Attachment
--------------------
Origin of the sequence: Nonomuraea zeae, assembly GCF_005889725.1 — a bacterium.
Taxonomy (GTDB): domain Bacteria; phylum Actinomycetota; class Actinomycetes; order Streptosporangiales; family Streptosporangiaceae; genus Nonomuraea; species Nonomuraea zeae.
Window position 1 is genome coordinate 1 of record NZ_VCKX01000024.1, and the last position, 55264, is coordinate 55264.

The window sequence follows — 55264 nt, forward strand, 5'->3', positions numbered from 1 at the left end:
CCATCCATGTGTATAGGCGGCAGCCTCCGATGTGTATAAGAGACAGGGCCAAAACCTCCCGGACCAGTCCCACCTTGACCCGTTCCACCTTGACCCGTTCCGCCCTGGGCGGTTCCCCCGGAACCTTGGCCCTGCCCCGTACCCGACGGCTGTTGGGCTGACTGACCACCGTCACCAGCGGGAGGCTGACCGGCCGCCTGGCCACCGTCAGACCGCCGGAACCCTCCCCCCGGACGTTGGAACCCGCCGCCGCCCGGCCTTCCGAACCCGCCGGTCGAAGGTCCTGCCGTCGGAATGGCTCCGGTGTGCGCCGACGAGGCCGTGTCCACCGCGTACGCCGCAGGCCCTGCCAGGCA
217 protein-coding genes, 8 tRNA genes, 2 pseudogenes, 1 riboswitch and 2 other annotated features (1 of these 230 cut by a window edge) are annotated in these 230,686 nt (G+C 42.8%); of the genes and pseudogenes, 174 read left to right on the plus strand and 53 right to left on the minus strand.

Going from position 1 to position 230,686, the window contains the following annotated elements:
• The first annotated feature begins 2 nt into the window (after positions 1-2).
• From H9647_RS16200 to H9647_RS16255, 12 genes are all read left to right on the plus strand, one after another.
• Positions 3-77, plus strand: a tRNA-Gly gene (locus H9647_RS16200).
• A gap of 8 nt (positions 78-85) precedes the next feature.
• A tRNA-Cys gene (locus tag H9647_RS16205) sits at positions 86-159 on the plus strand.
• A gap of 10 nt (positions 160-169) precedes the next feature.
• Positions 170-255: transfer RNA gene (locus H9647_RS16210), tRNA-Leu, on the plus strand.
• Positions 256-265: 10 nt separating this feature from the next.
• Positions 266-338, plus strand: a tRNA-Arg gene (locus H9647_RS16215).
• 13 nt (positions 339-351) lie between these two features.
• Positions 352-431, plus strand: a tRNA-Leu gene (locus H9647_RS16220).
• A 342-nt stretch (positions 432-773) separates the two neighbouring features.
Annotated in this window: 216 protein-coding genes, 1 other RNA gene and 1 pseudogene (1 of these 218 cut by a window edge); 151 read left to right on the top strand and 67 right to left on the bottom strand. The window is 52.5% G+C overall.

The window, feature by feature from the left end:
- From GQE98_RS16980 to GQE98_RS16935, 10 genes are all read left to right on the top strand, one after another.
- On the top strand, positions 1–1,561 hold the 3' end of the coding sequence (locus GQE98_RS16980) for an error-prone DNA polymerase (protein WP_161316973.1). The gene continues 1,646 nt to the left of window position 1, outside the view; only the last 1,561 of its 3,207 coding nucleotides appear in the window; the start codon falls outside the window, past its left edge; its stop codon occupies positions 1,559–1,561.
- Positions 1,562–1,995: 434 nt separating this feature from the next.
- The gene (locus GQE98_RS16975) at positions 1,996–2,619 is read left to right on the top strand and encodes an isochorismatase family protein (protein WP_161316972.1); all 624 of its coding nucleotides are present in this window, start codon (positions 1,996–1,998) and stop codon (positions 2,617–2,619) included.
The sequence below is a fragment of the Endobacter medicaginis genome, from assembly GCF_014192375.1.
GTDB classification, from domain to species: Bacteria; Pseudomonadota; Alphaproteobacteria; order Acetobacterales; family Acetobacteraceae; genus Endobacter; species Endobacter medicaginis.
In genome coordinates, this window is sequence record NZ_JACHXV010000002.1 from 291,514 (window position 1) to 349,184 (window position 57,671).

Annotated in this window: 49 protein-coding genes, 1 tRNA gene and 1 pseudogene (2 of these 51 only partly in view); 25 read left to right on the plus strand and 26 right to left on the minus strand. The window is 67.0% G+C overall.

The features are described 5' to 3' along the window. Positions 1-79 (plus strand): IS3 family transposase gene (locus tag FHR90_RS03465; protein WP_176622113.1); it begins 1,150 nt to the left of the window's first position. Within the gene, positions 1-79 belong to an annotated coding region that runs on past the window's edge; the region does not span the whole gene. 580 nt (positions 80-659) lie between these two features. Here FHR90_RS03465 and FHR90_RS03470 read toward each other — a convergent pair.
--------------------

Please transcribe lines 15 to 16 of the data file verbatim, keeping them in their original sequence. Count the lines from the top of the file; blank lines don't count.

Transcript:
• Positions 256-265: 10 nt separating this feature from the next.
• Positions 266-338, plus strand: a tRNA-Arg gene (locus H9647_RS16215).